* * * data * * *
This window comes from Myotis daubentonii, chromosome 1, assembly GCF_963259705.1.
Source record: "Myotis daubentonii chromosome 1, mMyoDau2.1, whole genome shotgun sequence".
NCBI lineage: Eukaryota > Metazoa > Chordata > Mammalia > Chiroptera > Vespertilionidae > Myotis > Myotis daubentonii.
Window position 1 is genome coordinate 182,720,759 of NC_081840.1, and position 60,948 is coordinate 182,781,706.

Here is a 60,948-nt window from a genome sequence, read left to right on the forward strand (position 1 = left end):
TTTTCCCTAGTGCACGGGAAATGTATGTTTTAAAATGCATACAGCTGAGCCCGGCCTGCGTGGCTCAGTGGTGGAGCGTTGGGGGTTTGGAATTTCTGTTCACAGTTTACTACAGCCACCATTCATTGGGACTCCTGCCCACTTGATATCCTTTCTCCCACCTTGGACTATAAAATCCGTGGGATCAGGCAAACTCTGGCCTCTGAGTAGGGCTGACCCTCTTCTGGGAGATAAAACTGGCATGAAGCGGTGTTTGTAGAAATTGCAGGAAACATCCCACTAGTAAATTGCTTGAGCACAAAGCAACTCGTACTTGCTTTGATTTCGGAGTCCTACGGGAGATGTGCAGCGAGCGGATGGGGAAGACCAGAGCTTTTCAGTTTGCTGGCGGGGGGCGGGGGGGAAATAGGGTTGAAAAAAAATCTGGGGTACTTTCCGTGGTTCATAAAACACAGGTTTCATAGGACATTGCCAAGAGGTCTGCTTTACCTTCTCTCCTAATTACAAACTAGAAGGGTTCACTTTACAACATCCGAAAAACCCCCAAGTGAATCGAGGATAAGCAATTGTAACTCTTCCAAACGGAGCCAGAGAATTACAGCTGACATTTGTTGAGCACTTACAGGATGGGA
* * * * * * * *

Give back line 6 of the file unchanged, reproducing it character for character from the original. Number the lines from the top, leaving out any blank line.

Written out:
TTTTCCCTAGTGCACGGGAAATGTATGTTTTAAAATGCATACAGCTGAGCCCGGCCTGCGTGGCTCAGTGGTGGAGCGTTGGGGGTTTGGAATTTCTGTTCACAGTTTACTACAGCCACCATTCATTGGGACTCCTGCCCACTTGATATCCTTTCTCCCACCTTGGACTATAAAATCCGTGGGATCAGGCAAACTCTGGCCTCTGAGTAGGGCTGACCCTCTTCTGGGAGATAAAACTGGCATGAAGCGGTGTTTGTAGAAATTGCAGGAAACATCCCACTAGTAAATTGCTTGAGCACAAAGCAACTCGTACTTGCTTTGATTTCGGAGTCCTACGGGAGATGTGCAGCGAGCGGATGGGGAAGACCAGAGCTTTTCAGTTTGCTGGCGGGGGGCGGGGGGGAAATAGGGTTGAAAAAAAATCTGGGGTACTTTCCGTGGTTCATAAAACACAGGTTTCATAGGACATTGCCAAGAGGTCTGCTTTACCTTCTCTCCTAATTACAAACTAGAAGGGTTCACTTTACAACATCCGAAAAACCCCCAAGTGAATCGAGGATAAGCAATTGTAACTCTTCCAAACGGAGCCAGAGAATTACAGCTGACATTTGTTGAGCACTTACAGGATGGGA